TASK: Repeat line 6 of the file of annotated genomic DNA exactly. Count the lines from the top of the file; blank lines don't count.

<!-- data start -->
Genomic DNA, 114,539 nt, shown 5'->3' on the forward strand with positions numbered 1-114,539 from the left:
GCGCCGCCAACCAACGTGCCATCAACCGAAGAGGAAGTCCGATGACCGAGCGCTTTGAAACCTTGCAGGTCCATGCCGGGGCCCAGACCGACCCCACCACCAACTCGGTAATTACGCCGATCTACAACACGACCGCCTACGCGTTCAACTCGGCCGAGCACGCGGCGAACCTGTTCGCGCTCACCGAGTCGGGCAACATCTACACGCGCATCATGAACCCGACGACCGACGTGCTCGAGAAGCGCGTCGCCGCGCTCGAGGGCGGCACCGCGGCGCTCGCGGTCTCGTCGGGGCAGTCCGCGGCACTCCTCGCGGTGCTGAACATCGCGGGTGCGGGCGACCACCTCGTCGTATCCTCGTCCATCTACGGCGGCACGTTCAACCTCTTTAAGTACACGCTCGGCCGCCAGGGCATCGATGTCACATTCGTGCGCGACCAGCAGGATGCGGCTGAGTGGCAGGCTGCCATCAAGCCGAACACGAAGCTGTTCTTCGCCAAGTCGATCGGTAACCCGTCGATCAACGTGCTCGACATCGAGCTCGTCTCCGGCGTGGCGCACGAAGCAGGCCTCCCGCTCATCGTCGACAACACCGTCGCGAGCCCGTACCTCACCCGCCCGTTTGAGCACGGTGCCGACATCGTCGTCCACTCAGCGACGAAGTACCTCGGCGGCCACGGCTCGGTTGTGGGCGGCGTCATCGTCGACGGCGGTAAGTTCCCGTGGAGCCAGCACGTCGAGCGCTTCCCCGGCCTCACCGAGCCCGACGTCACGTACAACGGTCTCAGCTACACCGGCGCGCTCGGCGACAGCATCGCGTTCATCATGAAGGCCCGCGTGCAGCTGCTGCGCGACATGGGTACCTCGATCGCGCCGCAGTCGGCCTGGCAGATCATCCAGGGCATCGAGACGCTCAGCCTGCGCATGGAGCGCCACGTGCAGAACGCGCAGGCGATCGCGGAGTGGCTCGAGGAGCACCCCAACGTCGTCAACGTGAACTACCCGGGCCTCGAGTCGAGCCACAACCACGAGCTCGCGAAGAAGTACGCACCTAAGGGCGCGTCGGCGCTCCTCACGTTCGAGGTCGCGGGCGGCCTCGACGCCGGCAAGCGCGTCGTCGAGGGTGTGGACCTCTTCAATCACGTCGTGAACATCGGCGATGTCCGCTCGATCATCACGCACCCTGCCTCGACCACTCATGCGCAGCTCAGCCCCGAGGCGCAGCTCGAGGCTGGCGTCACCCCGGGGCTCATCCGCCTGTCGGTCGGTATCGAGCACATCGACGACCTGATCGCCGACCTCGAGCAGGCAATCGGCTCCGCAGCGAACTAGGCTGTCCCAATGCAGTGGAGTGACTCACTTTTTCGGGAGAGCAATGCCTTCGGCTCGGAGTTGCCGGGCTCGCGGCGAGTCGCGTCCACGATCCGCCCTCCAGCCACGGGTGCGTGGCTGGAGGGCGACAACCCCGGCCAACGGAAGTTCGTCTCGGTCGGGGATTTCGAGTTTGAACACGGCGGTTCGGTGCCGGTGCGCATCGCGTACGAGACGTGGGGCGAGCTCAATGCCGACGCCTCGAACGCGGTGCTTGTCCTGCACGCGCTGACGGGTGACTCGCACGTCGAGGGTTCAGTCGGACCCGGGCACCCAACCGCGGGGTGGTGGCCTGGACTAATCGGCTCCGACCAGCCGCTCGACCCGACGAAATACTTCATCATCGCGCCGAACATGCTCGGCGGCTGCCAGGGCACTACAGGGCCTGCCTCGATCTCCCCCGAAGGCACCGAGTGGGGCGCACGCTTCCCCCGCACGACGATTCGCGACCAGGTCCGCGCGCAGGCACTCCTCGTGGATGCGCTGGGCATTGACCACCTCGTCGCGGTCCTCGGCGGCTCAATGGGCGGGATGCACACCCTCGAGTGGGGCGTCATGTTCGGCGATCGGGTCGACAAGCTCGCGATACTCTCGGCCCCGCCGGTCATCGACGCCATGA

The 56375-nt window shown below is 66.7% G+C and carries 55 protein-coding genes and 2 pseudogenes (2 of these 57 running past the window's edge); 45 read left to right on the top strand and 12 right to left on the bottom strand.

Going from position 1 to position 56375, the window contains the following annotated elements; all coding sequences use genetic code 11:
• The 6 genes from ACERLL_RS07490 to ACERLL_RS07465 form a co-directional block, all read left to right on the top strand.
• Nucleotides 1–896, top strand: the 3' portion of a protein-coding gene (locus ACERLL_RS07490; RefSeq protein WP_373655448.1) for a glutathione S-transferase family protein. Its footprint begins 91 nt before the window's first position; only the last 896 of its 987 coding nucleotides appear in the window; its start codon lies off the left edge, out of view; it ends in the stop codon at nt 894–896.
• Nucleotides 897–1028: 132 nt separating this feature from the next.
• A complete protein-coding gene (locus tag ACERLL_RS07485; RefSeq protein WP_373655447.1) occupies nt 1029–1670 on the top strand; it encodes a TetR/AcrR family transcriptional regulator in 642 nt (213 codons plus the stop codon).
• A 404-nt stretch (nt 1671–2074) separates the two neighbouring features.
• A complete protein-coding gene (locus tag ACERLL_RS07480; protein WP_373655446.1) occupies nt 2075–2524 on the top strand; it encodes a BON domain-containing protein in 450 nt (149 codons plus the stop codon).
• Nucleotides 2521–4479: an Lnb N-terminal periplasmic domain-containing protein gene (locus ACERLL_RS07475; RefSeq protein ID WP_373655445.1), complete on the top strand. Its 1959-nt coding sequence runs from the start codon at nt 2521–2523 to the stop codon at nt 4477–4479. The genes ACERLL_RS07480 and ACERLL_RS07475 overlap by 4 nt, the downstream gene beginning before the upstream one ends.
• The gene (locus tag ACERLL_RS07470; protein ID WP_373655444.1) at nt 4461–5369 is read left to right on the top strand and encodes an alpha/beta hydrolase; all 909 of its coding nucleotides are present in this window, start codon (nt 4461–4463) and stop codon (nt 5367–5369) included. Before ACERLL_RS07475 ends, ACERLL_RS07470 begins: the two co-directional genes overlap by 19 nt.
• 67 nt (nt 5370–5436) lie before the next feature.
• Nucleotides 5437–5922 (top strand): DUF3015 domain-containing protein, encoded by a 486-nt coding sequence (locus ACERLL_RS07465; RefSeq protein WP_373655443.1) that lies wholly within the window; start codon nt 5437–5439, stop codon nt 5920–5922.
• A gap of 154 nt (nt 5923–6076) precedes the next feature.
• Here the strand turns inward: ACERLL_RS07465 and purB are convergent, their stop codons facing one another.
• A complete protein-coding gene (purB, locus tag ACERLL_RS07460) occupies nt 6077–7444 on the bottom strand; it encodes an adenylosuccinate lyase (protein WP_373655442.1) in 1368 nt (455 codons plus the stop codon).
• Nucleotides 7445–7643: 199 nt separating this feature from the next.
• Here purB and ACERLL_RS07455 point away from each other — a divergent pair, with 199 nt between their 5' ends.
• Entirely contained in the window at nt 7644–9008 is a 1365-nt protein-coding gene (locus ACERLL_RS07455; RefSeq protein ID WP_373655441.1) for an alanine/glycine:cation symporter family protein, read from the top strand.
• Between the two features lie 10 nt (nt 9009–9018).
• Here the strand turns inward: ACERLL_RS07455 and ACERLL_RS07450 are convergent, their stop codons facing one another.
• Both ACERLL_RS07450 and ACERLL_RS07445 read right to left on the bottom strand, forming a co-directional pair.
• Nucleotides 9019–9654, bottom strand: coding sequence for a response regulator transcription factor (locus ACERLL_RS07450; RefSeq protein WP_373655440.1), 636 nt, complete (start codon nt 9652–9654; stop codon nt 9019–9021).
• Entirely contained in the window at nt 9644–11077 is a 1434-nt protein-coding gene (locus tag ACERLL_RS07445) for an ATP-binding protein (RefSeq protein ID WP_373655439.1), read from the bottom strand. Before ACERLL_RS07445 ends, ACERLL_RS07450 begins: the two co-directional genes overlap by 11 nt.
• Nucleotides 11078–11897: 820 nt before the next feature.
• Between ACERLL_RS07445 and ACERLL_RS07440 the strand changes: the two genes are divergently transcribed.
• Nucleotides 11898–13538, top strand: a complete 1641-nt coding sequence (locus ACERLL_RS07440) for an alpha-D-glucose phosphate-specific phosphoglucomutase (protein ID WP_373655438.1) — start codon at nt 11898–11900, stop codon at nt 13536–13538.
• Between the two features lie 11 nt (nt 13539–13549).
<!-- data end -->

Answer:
• Nucleotides 1–896, top strand: the 3' portion of a protein-coding gene (locus ACERLL_RS07490; RefSeq protein WP_373655448.1) for a glutathione S-transferase family protein. Its footprint begins 91 nt before the window's first position; only the last 896 of its 987 coding nucleotides appear in the window; its start codon lies off the left edge, out of view; it ends in the stop codon at nt 894–896.